Did you wish the Astros had not traded Wandy? Reference this:

The influx of talent that has entered the Astros farm system - both through trades and through better drafting - has given them one of the deepest farm systems in baseball. Not necessarily one of the best, especially in terms of major league-ready impact talent, but one of the deepest. 

There are notes on various players acquired recently, so be sure to read this. There's never the promise of a...rainb...uh good thing at the end of all of this. But at least there's someone else to tell you not to panic too much.

Greeneville Astros update unis

The Houston Astros aren't the only ones updating their look for 2013 - the Appy League Greeneville Astros are following suit...


Nicely done, Gastros. Nicely done.

Astros put four on Top 100 list

Tonight MLB.com unveiled its Top 100 Prospect List for 2013. The Astros had four players on said list:

#27: Jon Singleton
#30: Carlos Correa
#57: George Springer
#89: Jarred Cosart

Interestingly enough, if we look back to the 2012 MLB.com Top 100 Prospect List, the Astros had 

#25: Jon Singleton
#34: Carlos Correa
#48: George Springer
#76: Jarred Cosart
#77: Delino DeShields, Jr. 

Comparing the two, Correa and Springer advanced their rankings, while Singleton and Cosart dropped, and DeShields dropped off the list entirely. 

In 2011, MLB.com only listed 50 top prospects, and the Astros didn't place anybody on the list. Only Jon Singleton was ranked at all, and he was #32. Matt Dominguez, acquired in the Carlos Lee trade (which I still have a hard time believing ACTUALLY HAPPENED), was #35. Both were, of course, in the Phillies' and Marlins' systems at the time.

So...yay!

Comparing the 2012 Astros' Position Players to the League Average

After meeting Bill Brown, Jose Altuve, Brett Wallace, and J.R. Richard on Friday, I was intoxicated by the small taste of that which I have been craving since the end of last season. Baseball. It was my first experience meeting major league personnel in any capacity, (other than running in to Larry Dierker at Larry's Big Bamboo), and it left an impression on me to say the least.

Bill Brown asked my name and I couldn't help but grin from ear to ear like a 10 year old. It brought back the nostalgia of walking into the Astrodome when I was a kid, memories of orange folding chairs with huge cushions, and up close views of Kevin Bass and Jose Cruz at the plate seen through binoculars. I was young and simply enjoyed being there; a fan of the spectacle not yet involved in the love affair to come. It reminded me of an innocence that I will never have again. But part of that innocence lives on every season in positivity of possibility. It had me so ready for the season to begin that it was hard for me to look back at last year, a year that was the lowest of lows in the Astros' franchise relative to the major league club. But I did look back, and with an eye to the average player.

Recently I came across the numbers of the league average slash line of batting average/on base percentage/and slugging for every defensive position aside from pitcher from the 2012 season. Most people hear the word average and think not very good, but in the baseball world average is actually pretty good. These numbers are a compilation of at bats from anyone who played the position and swung the bat. Some of the numbers I have put together are slightly skewed by the fact I could no locate a position per at bat break down. So I had to lump in some players total at bats for one position, even though they contributed at multiple spots. However, the biggest chunks of AB's for each position were accounted for accurately, so that the numbers should only be slightly skewed.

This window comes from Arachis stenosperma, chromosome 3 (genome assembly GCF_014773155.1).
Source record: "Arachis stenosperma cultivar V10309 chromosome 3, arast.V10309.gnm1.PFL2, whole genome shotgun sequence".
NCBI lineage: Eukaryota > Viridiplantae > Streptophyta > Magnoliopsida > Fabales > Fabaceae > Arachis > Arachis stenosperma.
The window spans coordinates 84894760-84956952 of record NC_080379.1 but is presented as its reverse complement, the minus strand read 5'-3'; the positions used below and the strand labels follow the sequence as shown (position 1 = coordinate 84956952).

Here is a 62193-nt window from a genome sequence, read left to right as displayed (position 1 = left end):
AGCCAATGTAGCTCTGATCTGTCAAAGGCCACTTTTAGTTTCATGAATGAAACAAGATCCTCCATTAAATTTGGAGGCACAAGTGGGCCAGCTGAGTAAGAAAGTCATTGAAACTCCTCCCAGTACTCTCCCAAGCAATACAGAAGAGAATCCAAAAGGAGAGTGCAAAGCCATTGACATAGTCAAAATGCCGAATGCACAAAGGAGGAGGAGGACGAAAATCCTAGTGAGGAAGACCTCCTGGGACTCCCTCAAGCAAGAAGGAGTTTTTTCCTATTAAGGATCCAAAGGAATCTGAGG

C
League: .248/.318/.400
Houston:  .234/.313/.386
The catching platoon of Snyder and Castro were fairly close to league average last season. However, Snyder hit a lowly .176 compared to a .257 average from Jason Castro and a .269 average from limited ab's from Carlos Corporan. So if Castro can have more plate appearances this year and Corporan can provide as a serviceable back up, Houston should have a better showing at the catching position in 2013.

1B
League: .262/.336/.442
Houston: .266/.306/.428
Although I was not able to identify every AB at every position, I was able to only include the Houston at bats from players who were traded during the season. Carlos Lee, B. Wallace, and Scott Moore made up the majority of the AB's I used for the 1B position. Moore out slugged and got on base at a higher clip than Wallace and Lee but Lee hit for a better average than the Wallace and Moore. Wallace and Moore had similar averages and each out slugged Caballo. Overall probably a similar showing at the 1B position in 2013, depending on how much 1B Pena plays and if and when Singleton is called up. Probably higher slugging, similar OBP, and lower average.

2B
League: .257/.318/.383
Houston: .239/.286/.309
The majority of AB's came from Jose Altuve at the 2 bagger spot last year, but not all as Altuve did miss some time due to injury last year. These numbers are below average and well below average in the slugging department. If Altuve can stay healthy, these numbers probably look better.

3B
League: .266/.327/.427
Houston: .268/.329/.418
Surprisingly solid numbers at the 3b position last year. Between Chris Johnson's .276/.329/.428 and Matt Dominguez's .273/.310/.477 lines, the numbers look pretty good. But when you include the lines of Steve Pearce and Brandon Laird the average and slugging dip. Though Dominguez will likely not slug at a rate of .477 the 3rd base position could have another nice showing in 2013.

SS
League: .257/.318/.378
Houston .241/.296/.408
The only category where Houston' short stops performed above league average was in the slugging department, and a healthy Jed Lowrie, yes healthy, means the possibility of a similar result from the SS position in 2013.

LF
League: .261/.326./431
Houston: .227/.284/.356

CF
League: .265/.330/.418
Houston: .220/.303/.360

RF
League: .262/.327/.434
Houston: .220/.305/.406

The 3 outfield positions were where Houston really suffered last year, in all categories. It is pretty brutal to look at. The main silver lining I can see is the possibility of a higher slugging percentage provided by a full season of JMax and Fernando Martinez, who slugged 427 and 466 respectively. Take away Brian Bogusevics slash line of 203/310/229 and things are already looking better. A repeat of productivity from the outfield in 2013 would be tragic.

Here's to pitchers and catchers reporting in 2 weeks and to positivity of possibility.